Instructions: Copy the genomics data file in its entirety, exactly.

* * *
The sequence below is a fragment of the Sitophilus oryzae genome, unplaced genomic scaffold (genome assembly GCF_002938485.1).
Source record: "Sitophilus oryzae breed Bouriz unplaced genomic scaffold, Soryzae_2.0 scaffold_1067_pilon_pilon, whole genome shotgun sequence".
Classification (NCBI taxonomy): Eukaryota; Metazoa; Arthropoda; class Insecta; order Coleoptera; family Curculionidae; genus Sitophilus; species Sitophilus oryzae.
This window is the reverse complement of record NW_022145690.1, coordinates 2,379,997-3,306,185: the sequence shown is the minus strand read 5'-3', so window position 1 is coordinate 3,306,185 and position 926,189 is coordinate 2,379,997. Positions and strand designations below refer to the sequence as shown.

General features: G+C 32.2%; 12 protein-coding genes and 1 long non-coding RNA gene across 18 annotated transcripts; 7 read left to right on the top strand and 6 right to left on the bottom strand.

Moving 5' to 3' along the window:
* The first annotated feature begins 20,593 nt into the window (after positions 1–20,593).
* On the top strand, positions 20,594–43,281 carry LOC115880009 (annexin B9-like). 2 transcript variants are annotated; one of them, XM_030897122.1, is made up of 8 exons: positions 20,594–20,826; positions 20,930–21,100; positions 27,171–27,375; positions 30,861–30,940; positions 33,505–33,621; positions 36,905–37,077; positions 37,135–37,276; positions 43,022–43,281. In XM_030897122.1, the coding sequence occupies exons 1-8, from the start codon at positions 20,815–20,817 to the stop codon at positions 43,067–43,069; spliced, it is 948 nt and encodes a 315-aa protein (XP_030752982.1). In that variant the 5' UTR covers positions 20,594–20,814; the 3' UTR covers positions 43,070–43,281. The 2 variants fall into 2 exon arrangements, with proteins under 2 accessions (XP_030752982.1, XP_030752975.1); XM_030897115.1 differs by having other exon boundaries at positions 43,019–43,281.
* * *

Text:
The sequence below is a fragment of the Sitophilus oryzae genome, unplaced genomic scaffold (genome assembly GCF_002938485.1).
Source record: "Sitophilus oryzae breed Bouriz unplaced genomic scaffold, Soryzae_2.0 scaffold_1067_pilon_pilon, whole genome shotgun sequence".
Classification (NCBI taxonomy): Eukaryota; Metazoa; Arthropoda; class Insecta; order Coleoptera; family Curculionidae; genus Sitophilus; species Sitophilus oryzae.
This window is the reverse complement of record NW_022145690.1, coordinates 2,379,997-3,306,185: the sequence shown is the minus strand read 5'-3', so window position 1 is coordinate 3,306,185 and position 926,189 is coordinate 2,379,997. Positions and strand designations below refer to the sequence as shown.

General features: G+C 32.2%; 12 protein-coding genes and 1 long non-coding RNA gene across 18 annotated transcripts; 7 read left to right on the top strand and 6 right to left on the bottom strand.

Moving 5' to 3' along the window:
* The first annotated feature begins 20,593 nt into the window (after positions 1–20,593).
* On the top strand, positions 20,594–43,281 carry LOC115880009 (annexin B9-like). 2 transcript variants are annotated; one of them, XM_030897122.1, is made up of 8 exons: positions 20,594–20,826; positions 20,930–21,100; positions 27,171–27,375; positions 30,861–30,940; positions 33,505–33,621; positions 36,905–37,077; positions 37,135–37,276; positions 43,022–43,281. In XM_030897122.1, the coding sequence occupies exons 1-8, from the start codon at positions 20,815–20,817 to the stop codon at positions 43,067–43,069; spliced, it is 948 nt and encodes a 315-aa protein (XP_030752982.1). In that variant the 5' UTR covers positions 20,594–20,814; the 3' UTR covers positions 43,070–43,281. The 2 variants fall into 2 exon arrangements, with proteins under 2 accessions (XP_030752982.1, XP_030752975.1); XM_030897115.1 differs by having other exon boundaries at positions 43,019–43,281.